The ball-point pen?

charles ellertson's picture

I've read the thread on Greek typography -- well, a goodly portion of the almost 300 posts. All the talk about scribes and pens lead me to wonder what effect the ball-point pen has had on type. Does anyone *like* the writing from ball-point pens? Can we blame/credit it for the proliferation of sans-serifs? Etc.

AzizMostafa's picture

22 year Experiencing with Arabic fonts, I found no better solution than ball-point pens:
http://typophile.com/files/Qalam0130420.pdf
http://typophile.com/files/Mostafa.pdf

Bert Vanderveen's picture

There are similarities between using a ballpoint on paper and using a stylus on wax, as the Greeks and Romans did — eg the same kind of freestyle possibilities of movement, the low cost of material, etc.

hrant's picture

One big aesthetic and functional advantage of the broad-nib pen is its ability to generate stroke contrast (even though that was essentially dumb luck). Which to me however does not mean it deserves pride of place in type design.

BTW there was actually a historic, long-running discussion between Nicolete Gray and Gerrit Noordzij about the relevance of the ball-point pen versus the broad-nib pen. Gray's position was that the ball-point pen is (or rather, was) the tool of our time. All I have to say is: now that we're back to the index finger I hope our typefaces don't start looking like they were made in pre-school!

hhp

Nick Shinn's picture

When asked to sign a document, at the bank or whatever, they invariably provide a horrid germ-laden plastic contraption (tethered for some reason, as if anyone would be remotely inclined to make off with it), at which point I reach into my jacket and produce this gleaming aerodynamic artefact, ostentatiously click it a few times, and proceed to autograph said document with flourish. Of course, I could do that with a fountain pen, but they’re messy and tempremental, I can’t be bothered to fill them all the time, and they don’t click.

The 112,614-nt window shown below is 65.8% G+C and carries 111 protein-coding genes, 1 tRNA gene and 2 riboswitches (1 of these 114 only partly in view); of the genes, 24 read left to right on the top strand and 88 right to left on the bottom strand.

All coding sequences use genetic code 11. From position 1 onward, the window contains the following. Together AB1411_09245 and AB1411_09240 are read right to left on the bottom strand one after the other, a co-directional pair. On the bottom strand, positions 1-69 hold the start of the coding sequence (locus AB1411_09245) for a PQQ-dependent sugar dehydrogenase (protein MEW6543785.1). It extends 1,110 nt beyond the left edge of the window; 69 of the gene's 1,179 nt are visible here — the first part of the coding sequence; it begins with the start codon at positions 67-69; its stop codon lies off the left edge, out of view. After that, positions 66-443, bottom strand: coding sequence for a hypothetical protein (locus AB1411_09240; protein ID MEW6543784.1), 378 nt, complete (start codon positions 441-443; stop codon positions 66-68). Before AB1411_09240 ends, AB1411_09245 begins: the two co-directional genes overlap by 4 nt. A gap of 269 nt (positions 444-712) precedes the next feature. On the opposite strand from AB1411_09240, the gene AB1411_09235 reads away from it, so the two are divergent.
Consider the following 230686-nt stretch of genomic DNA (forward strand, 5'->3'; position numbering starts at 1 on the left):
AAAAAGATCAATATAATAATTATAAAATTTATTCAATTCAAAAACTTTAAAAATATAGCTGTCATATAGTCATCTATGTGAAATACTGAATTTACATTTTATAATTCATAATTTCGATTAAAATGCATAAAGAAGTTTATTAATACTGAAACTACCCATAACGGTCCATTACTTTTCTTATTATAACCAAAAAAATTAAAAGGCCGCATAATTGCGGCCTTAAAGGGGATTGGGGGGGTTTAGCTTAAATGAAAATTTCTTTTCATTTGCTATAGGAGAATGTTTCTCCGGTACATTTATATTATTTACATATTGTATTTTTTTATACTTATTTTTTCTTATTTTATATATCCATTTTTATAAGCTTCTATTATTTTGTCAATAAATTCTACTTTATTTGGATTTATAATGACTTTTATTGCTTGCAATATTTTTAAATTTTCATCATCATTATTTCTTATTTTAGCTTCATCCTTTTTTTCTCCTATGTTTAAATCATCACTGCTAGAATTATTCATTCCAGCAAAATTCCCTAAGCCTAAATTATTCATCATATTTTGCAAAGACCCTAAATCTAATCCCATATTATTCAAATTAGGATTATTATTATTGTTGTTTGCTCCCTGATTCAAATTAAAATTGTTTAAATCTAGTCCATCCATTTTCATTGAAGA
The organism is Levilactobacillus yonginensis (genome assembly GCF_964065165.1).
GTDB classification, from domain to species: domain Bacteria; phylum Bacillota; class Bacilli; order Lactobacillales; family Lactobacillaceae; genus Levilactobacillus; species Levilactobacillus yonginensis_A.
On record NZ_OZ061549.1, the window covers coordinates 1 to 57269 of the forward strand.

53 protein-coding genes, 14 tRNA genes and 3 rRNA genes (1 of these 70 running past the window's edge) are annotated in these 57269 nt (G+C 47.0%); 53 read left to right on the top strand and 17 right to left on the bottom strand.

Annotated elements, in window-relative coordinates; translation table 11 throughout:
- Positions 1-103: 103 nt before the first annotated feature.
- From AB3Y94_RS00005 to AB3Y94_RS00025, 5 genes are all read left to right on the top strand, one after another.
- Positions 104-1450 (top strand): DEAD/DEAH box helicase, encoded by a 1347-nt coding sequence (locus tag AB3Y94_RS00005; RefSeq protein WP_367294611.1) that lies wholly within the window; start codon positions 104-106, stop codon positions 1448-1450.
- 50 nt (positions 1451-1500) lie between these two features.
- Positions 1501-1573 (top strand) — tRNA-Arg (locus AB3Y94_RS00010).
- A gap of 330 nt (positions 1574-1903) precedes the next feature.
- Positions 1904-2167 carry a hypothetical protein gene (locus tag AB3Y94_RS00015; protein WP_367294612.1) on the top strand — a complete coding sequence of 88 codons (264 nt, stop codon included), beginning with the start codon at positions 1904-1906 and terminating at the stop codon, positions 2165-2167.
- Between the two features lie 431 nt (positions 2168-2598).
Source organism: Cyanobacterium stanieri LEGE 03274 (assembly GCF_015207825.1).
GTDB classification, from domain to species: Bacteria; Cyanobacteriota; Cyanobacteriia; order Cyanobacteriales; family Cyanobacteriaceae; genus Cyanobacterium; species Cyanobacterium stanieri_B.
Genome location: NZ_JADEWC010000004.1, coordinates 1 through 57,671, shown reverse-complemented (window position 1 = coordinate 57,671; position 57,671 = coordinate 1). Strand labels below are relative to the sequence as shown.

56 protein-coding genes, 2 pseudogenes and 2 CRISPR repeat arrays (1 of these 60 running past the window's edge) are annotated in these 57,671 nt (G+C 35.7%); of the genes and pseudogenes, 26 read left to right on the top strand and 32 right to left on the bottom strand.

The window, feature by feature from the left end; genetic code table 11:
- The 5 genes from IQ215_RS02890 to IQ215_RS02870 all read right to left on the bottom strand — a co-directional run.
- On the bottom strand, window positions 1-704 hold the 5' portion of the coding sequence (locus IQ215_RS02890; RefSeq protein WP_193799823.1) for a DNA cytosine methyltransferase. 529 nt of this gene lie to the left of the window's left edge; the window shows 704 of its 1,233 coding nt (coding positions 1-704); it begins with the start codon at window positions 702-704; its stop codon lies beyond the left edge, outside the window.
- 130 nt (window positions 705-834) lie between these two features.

Parker 45 Flighter, c.1970

JamesM's picture

Nick I'm the same way; always carry my own pen to avoid germs.

I used to use a fountain pen, and I still like them, but stopped carrying them after ruining a few shirts. For a long time I carried Lamy pens from Germany, which were a favorite of my design professors in college.

charles ellertson's picture

Back in the late '50s when I was a teenager, I liked fountain pens. They had them with little plastic cartridges, so the spill/leakage problem was less. And the ball point pens of the time leaked, too. But the cartridges were a little expensive, and I could write smaller with a ball point....

I was more interested in whether or not anyone felt the rise of the ball point had an effect on type design & the rise of the sans serifs.

J. Tillman's picture

There has also been an increase in low contrast serif text fonts, with low contrast serifs instead of ball terminals.

Charles, who has been influenced by the ball point pens? The readers, graphic designers and typesetters, or font designers?

Edit: Charles, this ball point question makes me think of Capucine:
http://www.fontshop.com/fonts/downloads/process_type_foundry/capucine_co...

William Berkson's picture